Clinton Drops In on a Washington Power Breakfast

The candidate discusses Yeltsin, his use of TV to reach voters, and the media's handling of the character issue

PEOPLE often ask how Monitor breakfasts are put together. Sometimes they are planned days in advance.

Sometimes they take shape only the day before. Then once in a while they are improvised and produced "on the spot" - as one was the other morning when Bill Clinton dropped by.

We journalists were having our breakfast with four shapers of the Democratic platform at the Sheraton Carlton Hotel. As we were finishing our hour-long session, we learned that Governor Clinton was meeting with his staff in an adjoining room. So at our request, one of our guests, Sen. Joseph Lieberman (D) of Connecticut, walked next door to invite Clinton to join us. And he did.

Clinton had told Senator Lieberman that he only had time to come by to say "hello." It turned out to be a "Big Hello." He first walked around to shake hands with a group numbering more than 30. Then he sat down and talked and talked.

He said he had returned only minutes before from meeting with Boris Yeltsin at Blair House. "How did it go?" a newsman asked. "Very well," said Clinton. "He was extremely gracious, and we had a nice visit. I told him that I thought he deserved a lot of credit for the arms control agreement - something that he undertook at some risk back home."

What did Clinton "think of Yeltsin?" someone else asked. "I found him just the way the Congress found him," Clinton replied. "He's a very impressive fellow. He's been on this road for years. He's been very consistent. And he represents a dramatic departure from anything we've ever seen in Russia. He is a genuine democrat."

(Here a query from some reporter: "Small D or Big D?") "Small D," said Clinton. "I really think he sees himself as fighting a war against bureaucracy and for an open-market system. And I think we ought to be in there helping him."

This was Clinton's first disclosure to the press and public of what was said at his meeting with Mr. Yeltsin. Later in the day there were TV sound bites that briefly told of the amicable get-together. But nowhere else did I see the detailed accounting of what transpired that we were getting that morning.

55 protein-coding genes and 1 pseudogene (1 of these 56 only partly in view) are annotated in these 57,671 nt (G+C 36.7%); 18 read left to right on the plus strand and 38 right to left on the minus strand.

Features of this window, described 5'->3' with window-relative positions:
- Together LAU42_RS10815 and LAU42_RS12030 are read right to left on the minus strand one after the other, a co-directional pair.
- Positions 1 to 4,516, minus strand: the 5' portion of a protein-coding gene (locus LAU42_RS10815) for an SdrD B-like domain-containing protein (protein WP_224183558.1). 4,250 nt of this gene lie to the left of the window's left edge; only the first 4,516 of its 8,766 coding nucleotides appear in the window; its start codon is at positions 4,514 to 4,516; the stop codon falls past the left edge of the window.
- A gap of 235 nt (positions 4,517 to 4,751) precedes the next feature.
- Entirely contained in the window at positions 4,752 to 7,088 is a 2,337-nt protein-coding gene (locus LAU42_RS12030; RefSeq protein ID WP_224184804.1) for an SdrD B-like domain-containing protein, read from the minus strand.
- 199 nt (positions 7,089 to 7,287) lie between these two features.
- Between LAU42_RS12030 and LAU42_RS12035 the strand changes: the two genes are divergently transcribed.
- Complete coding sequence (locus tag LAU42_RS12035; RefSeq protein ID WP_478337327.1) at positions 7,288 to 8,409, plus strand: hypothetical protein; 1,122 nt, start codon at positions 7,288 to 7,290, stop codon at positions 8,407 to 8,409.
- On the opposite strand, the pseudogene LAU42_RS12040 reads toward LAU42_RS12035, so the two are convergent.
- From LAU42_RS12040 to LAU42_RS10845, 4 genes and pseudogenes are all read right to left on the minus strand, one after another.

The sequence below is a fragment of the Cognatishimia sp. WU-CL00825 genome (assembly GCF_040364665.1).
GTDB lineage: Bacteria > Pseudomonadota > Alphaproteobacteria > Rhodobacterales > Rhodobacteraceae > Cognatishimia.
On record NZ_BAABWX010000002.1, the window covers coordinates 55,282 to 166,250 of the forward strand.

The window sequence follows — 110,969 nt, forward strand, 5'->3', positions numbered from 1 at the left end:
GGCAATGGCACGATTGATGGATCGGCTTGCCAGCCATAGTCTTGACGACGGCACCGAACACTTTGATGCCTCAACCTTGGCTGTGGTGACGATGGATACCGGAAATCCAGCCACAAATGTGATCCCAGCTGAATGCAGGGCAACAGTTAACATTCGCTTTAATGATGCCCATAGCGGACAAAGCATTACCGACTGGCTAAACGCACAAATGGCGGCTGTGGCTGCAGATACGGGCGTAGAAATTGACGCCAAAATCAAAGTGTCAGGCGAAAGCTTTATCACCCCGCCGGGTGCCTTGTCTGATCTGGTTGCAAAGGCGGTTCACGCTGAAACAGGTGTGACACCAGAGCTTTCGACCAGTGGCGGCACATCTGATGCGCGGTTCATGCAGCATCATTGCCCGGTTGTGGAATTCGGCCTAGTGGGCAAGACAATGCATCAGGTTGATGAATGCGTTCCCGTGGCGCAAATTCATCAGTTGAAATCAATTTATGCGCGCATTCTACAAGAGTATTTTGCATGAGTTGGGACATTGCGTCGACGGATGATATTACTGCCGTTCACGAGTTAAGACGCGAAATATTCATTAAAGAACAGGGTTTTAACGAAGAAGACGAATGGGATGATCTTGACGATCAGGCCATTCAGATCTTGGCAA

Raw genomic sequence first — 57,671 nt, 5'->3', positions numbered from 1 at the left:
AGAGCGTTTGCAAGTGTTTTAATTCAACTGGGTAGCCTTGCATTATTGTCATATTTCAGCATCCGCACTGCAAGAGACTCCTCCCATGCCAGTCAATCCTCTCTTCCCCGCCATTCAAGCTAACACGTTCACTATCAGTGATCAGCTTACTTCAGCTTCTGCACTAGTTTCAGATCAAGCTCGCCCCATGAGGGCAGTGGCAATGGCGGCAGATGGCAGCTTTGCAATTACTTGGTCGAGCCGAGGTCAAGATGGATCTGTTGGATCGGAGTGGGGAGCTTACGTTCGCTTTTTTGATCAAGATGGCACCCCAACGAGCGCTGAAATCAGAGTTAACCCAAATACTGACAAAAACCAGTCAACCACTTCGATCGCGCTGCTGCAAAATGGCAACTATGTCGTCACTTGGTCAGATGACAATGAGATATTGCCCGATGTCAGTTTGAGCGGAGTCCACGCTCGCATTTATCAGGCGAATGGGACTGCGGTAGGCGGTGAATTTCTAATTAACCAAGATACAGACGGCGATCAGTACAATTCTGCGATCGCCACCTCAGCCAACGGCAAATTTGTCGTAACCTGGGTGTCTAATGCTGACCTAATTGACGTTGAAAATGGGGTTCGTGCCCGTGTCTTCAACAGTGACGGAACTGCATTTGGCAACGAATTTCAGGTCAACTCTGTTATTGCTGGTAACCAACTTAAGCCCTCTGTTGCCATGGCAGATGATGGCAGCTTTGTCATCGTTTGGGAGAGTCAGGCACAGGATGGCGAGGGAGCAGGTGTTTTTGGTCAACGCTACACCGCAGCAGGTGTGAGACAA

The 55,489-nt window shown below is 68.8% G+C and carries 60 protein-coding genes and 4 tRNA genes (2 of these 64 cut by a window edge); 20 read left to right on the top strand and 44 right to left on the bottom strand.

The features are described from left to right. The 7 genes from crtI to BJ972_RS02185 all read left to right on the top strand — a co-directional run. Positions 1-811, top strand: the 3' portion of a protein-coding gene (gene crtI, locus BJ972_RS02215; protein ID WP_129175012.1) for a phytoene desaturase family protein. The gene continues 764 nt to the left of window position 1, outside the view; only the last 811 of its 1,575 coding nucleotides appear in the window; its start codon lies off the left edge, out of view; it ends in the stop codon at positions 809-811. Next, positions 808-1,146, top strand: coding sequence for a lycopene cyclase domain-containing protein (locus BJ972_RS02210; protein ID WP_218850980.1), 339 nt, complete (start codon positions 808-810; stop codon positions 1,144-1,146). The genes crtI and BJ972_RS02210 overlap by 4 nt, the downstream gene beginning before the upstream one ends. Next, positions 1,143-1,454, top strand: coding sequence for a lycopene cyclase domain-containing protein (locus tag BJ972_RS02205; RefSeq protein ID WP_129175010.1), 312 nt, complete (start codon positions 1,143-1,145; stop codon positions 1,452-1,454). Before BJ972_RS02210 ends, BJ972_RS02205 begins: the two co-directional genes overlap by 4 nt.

Clinton also indicated to us that he has a strong interest in foreign affairs - that he might even take some trips abroad before the election and meet with some other global leaders.

"I haven't made any decision yet on this," he said. "There is so much to be done here."

The governor might have stayed longer on the subject of Yeltsin. He was making it clear that as president he would work with the Russian leader, when he was stopped by a question that obviously touched one of his tender spots: "Governor, do you think you have debased the presidency and your campaign by appearing on some of these TV shows, like Donahue and Arsenio Hall?"

"Well," he said, turning a little red, "I have to tell you that I've had two very good weeks, and I don't think I debase myself or the presidency by how we have been getting our message out....

"I think it has elevated the campaign. When we answer questions from the real voters, they don't ask me political and process and poll questions. They ask me how their lives are going to be changed.... When you ask me these questions about polls, politics, and process, the people get mad at you because you're getting in their way. They say of you in the press, `You're one of them. That has nothing to do with me, my wife, and anything in my life.' "

Clinton obviously sees the media as a problem. And it appears that he's finding the Perot approach of going over their heads via TV his best approach to reaching the voters and avoiding the kind of questions we pesky journalists too often (from his point of view) ask - such as those dealing with his character. At one point he spoke glowingly of an "unbelievable response" to a call-in TV show he had paid for.

Last fall Clinton had come to our breakfast accompanied by his wife Hillary and prepared to put rumors about his dalliances behind them.

Both spoke of having had "marital problems" but said that their relationship now was very solid. And now, after this current breakfast, Clinton spoke privately to me on his way out, saying that the press should have been satisfied by that explanation of eight months ago - but it wasn't.

Clinton is sour on the press. Maybe he has a right to feel that way.

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